Notes of harmony
Gurudev wanted his music to be heard beyond the boundaries of Bengal. He invited French artist and scholar Alain Dani`E9lou to Santiniketan in 1932 to transcribe Rabindra Sangeet for the western audience, writes Vandana Shukla

The first-ever fusion music was conceptualised by Tagore
The first-ever fusion music was conceptualised by Tagore

Music works as a bridge that takes us to unknown territories — esoteric, exalted, and, at times, geographical. Had Francesca Cassio not read Rabindranath Tagore’s poetry as a child, her musical trajectory might have remained limited to western classical music. But this trained opera singer from Italy, a musicologist who specialises in ethnomusicology, took the thread of Tagore’s musical poetry and a whole new tapestry was woven around the musical systems of the East and the West.

Francesca’s fascination with Tagore’s poetry, that opened new vistas of thought and beauty, took her to Visvabharati University (Santiniketan) in 2005, under a project she took up with ICCR (Indian Council for Cultural Relations). There she discovered the genius of Tagore, the musician. What she did not expect to discover was the fact that perhaps the first-ever fusion music was conceptualised by Tagore. The universalist that he was, Gurudev wanted his music to be heard beyond the boundaries of Bengali-speaking audience.

To actualise this dream, he invited Alain Dani`E9lou, (1907-1994), French artist and scholar, to Santiniketan in 1932 to transcribe Rabindra Sangeet for the western audience. In his autobiography, Dani`E9lou writes that Tagore requested him to transcribe some of the compositions in the western vogue of the time, for voice and piano. It was Tagore’s wish to make it possible for some of his songs to be sung for a western audience.`A0Dani`E9lou, a perfectionist that he was, worked for over 50 years on the project and translated into English and French about 18 songs which he transcribed for piano. The songs were transcribed in such a way that the original melodies could be recognised, but with a harmonic piano accompaniment that supports and emphasises the underlying meaning of the poems.

His translations are such that the words not only match the meaning but also fit the melodies, with the length of the syllables as well as with the sound of the vowels and consonants.`A0

After achieving this almost impossible task, Dani`E9lou started looking for a voice that would do justice to the nuances of the grammar of Indian classical music, as well as carry the harmonic features for a western audience. It was not an easy combination to find. Dani`E9lou passed away in 1994 without finding the voice. Then, one fine day, Francesca arrived at Santiniketan ( in 2005) to unearth Dani`E9lou’s work that was waiting to be discovered by a voice that could do justice to Rabindra Sangeet for a western audience.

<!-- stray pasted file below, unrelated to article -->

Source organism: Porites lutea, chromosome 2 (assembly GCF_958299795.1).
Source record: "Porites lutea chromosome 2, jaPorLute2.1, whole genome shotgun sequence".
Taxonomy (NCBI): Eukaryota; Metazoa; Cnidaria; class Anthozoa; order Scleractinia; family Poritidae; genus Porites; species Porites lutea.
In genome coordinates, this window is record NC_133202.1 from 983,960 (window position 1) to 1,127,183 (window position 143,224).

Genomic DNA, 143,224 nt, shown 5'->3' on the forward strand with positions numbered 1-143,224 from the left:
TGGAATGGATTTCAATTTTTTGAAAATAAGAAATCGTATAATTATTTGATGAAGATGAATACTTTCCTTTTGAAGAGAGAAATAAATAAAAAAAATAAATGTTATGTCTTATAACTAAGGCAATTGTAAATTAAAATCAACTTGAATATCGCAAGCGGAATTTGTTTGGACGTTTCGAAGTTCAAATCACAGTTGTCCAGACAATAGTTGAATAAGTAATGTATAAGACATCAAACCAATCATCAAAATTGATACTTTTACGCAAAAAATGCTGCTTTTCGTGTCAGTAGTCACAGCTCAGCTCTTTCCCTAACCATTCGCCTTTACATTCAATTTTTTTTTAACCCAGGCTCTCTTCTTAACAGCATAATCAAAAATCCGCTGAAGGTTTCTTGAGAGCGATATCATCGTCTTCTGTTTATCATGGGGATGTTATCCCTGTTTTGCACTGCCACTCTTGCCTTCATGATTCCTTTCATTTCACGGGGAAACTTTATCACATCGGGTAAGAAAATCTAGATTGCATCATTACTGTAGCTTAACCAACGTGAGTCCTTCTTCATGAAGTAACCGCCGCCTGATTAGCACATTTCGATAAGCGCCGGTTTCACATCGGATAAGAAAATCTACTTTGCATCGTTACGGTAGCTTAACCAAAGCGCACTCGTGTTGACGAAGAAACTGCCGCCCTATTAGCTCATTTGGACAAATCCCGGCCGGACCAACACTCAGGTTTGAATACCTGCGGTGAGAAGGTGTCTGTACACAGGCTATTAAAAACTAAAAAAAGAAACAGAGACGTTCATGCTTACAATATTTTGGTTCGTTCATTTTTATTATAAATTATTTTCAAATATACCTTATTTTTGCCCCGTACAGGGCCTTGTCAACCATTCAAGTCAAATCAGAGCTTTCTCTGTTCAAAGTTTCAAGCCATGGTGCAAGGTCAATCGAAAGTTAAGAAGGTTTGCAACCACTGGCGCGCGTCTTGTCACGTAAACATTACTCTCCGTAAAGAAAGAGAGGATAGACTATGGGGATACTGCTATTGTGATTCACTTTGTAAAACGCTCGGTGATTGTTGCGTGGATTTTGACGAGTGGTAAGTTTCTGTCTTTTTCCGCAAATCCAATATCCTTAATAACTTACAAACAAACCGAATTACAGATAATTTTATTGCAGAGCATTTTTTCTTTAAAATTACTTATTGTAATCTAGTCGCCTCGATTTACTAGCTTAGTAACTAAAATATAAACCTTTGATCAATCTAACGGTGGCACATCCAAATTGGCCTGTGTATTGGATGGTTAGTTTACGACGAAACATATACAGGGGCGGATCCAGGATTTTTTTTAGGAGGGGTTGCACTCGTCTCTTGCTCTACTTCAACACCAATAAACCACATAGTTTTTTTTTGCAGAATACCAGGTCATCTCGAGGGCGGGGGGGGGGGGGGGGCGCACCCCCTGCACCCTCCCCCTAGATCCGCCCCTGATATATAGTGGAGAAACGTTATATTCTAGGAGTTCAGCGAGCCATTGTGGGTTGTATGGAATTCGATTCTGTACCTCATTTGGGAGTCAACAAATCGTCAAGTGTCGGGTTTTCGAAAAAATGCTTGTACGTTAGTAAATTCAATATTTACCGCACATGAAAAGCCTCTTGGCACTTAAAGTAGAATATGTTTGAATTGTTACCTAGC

Francesca, who won a national award for music in Italy when she was just nine, embraced several features of Indian classical music. She learnt naad yoga of Dagarabani under the tutelage of Ustad Rahim Fahimuddin Dagar, also a disciple of dhrupad singer Amelia Cuni; later she learnt the finer expressive nuances of thumri gayan by Girija Devi, while working on her Ph D thesis on ethnomusicology at BHU, Varanasi, under the guidance of Prof Ritwik Sanyal.

During her research at Santiniketan, she learnt about Gurudev’s visit to Harmandar Sahib, Amritsar, and the impact Gurbani had on him. In fact Tagore composed a few songs inspired by Gurbani. "The mystic, philosophical level found in Gurbani is what he was trying to express through Rabindra Sangeet," says Francesca. So, her quest to touch the mystic element of the music of Gurbani brought her to the door of late Bhai Avtar Singh and Bhai Gurcharan Singh, 96. Later, she became a disciple of Bhai Baldeep Singh. All these stalwarts of Gurmat sangeet sing the Bani in dhrupad style.

Training in varied perspectives of Indian classical music changed her voice, turning it supple and adaptive for the nuances like meend, a unique feature of the Indian classical music, opera singers find hard to handle due to their high-pitched trained voices that lose naturalness of the tenor. With her sustained search and training, Francesca was able to discover universal elements in both music systems, that she could interpret as a music bi-lingual. She produced two CDs, Tagore’s Songs of Love and Destiny, based on the translation and music arrangement for voice and piano by Dani`E9lou, with Ugo Bonessi, an internationally renowned pianist.

The litmus test for this fusion was her performance in Kolkata, where she could move the fastidious Bengali audience to tears with her English renderings of their beloved poet’s musical gems.

Francesca continues to build musical bridges; she is the first westerner to head the chair of Sikh Musicology at the Department of Music, Hofstra University, New York, as assistant professor, and is a lecturer of Indian music at the Conservatory of Vicenza, and lecturer of ethnomusicology at the University of Trento, Italy. She is also associated with Anad Conservatory of music at Sultanpur Lodhi, Punjab.